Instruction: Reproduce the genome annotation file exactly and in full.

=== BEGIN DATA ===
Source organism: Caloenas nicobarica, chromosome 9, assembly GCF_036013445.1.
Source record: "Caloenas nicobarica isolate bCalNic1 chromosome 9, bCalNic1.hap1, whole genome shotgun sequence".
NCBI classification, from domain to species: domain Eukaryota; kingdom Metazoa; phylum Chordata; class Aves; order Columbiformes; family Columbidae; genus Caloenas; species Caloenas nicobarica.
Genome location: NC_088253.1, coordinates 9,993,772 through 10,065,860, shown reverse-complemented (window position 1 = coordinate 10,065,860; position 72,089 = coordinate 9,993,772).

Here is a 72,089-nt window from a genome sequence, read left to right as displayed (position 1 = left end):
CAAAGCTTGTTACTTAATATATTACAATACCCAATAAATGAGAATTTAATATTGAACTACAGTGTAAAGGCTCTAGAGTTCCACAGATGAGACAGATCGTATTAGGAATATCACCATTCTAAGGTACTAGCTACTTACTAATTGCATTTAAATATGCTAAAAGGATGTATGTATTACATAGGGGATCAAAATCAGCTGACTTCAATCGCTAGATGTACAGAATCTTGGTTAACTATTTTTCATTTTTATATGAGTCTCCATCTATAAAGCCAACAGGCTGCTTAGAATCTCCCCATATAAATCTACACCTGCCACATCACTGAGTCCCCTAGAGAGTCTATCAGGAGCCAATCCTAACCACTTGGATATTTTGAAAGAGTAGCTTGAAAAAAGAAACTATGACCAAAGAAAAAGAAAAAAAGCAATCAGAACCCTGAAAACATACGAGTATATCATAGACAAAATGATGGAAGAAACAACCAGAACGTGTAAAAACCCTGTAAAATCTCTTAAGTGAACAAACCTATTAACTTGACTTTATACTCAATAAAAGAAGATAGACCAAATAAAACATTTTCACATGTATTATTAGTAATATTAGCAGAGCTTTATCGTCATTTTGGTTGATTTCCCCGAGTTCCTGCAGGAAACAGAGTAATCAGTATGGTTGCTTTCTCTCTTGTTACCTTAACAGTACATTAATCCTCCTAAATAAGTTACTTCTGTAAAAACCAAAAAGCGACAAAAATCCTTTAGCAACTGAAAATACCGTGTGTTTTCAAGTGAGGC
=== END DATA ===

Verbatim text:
Source organism: Caloenas nicobarica, chromosome 9, assembly GCF_036013445.1.
Source record: "Caloenas nicobarica isolate bCalNic1 chromosome 9, bCalNic1.hap1, whole genome shotgun sequence".
NCBI classification, from domain to species: domain Eukaryota; kingdom Metazoa; phylum Chordata; class Aves; order Columbiformes; family Columbidae; genus Caloenas; species Caloenas nicobarica.
Genome location: NC_088253.1, coordinates 9,993,772 through 10,065,860, shown reverse-complemented (window position 1 = coordinate 10,065,860; position 72,089 = coordinate 9,993,772).

Here is a 72,089-nt window from a genome sequence, read left to right as displayed (position 1 = left end):
CAAAGCTTGTTACTTAATATATTACAATACCCAATAAATGAGAATTTAATATTGAACTACAGTGTAAAGGCTCTAGAGTTCCACAGATGAGACAGATCGTATTAGGAATATCACCATTCTAAGGTACTAGCTACTTACTAATTGCATTTAAATATGCTAAAAGGATGTATGTATTACATAGGGGATCAAAATCAGCTGACTTCAATCGCTAGATGTACAGAATCTTGGTTAACTATTTTTCATTTTTATATGAGTCTCCATCTATAAAGCCAACAGGCTGCTTAGAATCTCCCCATATAAATCTACACCTGCCACATCACTGAGTCCCCTAGAGAGTCTATCAGGAGCCAATCCTAACCACTTGGATATTTTGAAAGAGTAGCTTGAAAAAAGAAACTATGACCAAAGAAAAAGAAAAAAAGCAATCAGAACCCTGAAAACATACGAGTATATCATAGACAAAATGATGGAAGAAACAACCAGAACGTGTAAAAACCCTGTAAAATCTCTTAAGTGAACAAACCTATTAACTTGACTTTATACTCAATAAAAGAAGATAGACCAAATAAAACATTTTCACATGTATTATTAGTAATATTAGCAGAGCTTTATCGTCATTTTGGTTGATTTCCCCGAGTTCCTGCAGGAAACAGAGTAATCAGTATGGTTGCTTTCTCTCTTGTTACCTTAACAGTACATTAATCCTCCTAAATAAGTTACTTCTGTAAAAACCAAAAAGCGACAAAAATCCTTTAGCAACTGAAAATACCGTGTGTTTTCAAGTGAGGC